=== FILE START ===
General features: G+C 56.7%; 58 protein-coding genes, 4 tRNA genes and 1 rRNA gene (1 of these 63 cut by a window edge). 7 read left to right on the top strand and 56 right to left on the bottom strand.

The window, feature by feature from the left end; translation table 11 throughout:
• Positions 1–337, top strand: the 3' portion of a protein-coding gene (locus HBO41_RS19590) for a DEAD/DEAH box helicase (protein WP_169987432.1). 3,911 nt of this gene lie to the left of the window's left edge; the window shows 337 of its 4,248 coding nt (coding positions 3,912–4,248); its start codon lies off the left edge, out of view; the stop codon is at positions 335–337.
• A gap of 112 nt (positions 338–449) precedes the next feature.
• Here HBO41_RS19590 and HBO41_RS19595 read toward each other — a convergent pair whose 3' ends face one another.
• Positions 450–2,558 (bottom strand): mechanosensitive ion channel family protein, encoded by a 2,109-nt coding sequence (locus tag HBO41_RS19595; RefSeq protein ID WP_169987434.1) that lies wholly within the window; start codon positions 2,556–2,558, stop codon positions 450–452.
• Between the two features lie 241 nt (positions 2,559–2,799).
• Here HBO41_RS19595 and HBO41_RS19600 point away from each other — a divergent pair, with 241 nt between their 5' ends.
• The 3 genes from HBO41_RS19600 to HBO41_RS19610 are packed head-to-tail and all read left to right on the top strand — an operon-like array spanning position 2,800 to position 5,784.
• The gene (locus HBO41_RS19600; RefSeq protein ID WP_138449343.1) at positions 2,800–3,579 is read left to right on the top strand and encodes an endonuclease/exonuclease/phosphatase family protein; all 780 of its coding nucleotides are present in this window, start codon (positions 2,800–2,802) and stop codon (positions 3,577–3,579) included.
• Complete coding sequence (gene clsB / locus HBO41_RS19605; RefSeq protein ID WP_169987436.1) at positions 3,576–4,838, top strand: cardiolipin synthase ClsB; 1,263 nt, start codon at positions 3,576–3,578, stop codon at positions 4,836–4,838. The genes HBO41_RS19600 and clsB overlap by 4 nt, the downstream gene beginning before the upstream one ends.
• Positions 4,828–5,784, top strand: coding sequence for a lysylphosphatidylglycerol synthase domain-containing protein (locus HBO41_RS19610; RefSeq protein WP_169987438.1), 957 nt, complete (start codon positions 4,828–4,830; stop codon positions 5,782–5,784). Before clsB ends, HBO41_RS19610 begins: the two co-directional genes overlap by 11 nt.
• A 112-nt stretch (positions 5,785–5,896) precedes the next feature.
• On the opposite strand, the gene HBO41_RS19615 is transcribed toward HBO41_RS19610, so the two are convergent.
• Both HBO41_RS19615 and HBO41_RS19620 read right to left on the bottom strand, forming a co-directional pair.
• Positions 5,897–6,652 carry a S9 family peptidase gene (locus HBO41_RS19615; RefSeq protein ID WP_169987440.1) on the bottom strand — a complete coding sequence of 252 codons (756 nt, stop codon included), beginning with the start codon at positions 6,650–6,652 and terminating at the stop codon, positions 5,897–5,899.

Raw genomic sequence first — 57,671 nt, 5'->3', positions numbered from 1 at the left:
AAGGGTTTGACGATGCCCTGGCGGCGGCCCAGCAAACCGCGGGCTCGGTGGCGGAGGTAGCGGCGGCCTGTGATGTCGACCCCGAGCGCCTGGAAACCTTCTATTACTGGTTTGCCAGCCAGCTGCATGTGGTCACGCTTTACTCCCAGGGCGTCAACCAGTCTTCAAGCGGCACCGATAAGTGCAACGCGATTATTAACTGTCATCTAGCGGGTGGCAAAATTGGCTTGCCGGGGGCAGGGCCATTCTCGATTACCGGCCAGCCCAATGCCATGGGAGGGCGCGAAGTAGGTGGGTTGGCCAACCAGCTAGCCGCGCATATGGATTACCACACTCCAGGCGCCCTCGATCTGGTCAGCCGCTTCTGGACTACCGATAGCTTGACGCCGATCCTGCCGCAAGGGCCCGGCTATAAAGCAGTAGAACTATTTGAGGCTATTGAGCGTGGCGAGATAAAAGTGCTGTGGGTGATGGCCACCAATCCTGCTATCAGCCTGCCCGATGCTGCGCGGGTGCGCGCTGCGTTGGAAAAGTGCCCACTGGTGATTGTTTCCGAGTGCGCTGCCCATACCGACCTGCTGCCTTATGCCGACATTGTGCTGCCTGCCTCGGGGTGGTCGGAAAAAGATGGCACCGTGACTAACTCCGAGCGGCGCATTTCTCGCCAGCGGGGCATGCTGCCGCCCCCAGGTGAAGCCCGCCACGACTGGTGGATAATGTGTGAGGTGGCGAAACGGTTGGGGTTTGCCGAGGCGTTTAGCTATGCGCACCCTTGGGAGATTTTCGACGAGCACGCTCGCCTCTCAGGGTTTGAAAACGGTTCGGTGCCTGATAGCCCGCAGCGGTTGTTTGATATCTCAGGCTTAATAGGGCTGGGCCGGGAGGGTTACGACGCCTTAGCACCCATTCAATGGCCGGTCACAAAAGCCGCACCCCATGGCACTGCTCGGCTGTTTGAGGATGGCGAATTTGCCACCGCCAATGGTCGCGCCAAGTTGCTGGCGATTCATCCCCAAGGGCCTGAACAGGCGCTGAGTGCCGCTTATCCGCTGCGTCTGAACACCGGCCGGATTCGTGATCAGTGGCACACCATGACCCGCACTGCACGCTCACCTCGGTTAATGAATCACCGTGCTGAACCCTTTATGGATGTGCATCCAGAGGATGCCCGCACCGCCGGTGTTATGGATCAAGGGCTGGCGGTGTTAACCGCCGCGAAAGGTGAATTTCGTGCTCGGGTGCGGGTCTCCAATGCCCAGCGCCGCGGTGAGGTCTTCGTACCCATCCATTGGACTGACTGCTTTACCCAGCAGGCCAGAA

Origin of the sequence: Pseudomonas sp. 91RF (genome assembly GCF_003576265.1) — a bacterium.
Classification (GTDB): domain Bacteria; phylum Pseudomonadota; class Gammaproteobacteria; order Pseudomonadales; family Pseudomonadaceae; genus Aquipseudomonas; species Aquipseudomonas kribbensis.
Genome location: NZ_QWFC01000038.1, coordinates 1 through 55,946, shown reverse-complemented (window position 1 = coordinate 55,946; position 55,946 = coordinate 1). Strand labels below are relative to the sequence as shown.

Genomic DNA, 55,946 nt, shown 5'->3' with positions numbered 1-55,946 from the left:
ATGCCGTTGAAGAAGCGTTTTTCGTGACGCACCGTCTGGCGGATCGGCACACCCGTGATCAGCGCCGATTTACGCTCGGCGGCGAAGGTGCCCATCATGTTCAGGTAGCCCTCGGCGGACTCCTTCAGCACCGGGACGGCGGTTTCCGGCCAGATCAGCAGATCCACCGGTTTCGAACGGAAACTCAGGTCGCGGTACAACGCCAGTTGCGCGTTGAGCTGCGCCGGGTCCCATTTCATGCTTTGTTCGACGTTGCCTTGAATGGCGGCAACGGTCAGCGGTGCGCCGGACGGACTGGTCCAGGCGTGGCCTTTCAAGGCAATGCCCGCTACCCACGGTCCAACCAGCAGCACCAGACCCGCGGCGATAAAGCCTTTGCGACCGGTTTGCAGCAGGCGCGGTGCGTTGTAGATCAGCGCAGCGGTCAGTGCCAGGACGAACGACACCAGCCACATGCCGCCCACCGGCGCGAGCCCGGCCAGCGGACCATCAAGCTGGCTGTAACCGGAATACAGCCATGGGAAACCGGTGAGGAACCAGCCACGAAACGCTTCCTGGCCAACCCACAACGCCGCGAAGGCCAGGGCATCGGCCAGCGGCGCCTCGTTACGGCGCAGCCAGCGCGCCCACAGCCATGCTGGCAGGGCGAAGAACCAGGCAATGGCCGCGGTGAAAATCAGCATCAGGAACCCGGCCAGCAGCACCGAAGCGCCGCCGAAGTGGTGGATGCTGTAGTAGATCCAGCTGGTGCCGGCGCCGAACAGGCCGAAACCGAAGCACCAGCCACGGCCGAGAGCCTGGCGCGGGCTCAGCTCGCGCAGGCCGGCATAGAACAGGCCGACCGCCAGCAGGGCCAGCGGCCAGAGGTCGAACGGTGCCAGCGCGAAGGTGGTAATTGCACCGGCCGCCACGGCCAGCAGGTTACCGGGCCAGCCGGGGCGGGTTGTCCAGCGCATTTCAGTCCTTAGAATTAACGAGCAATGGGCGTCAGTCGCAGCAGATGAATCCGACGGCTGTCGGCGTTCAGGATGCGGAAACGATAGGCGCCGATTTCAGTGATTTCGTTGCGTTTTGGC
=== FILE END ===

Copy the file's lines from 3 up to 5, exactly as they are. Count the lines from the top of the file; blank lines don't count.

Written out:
• Positions 1–337, top strand: the 3' portion of a protein-coding gene (locus HBO41_RS19590) for a DEAD/DEAH box helicase (protein WP_169987432.1). 3,911 nt of this gene lie to the left of the window's left edge; the window shows 337 of its 4,248 coding nt (coding positions 3,912–4,248); its start codon lies off the left edge, out of view; the stop codon is at positions 335–337.
• A gap of 112 nt (positions 338–449) precedes the next feature.
• Here HBO41_RS19590 and HBO41_RS19595 read toward each other — a convergent pair whose 3' ends face one another.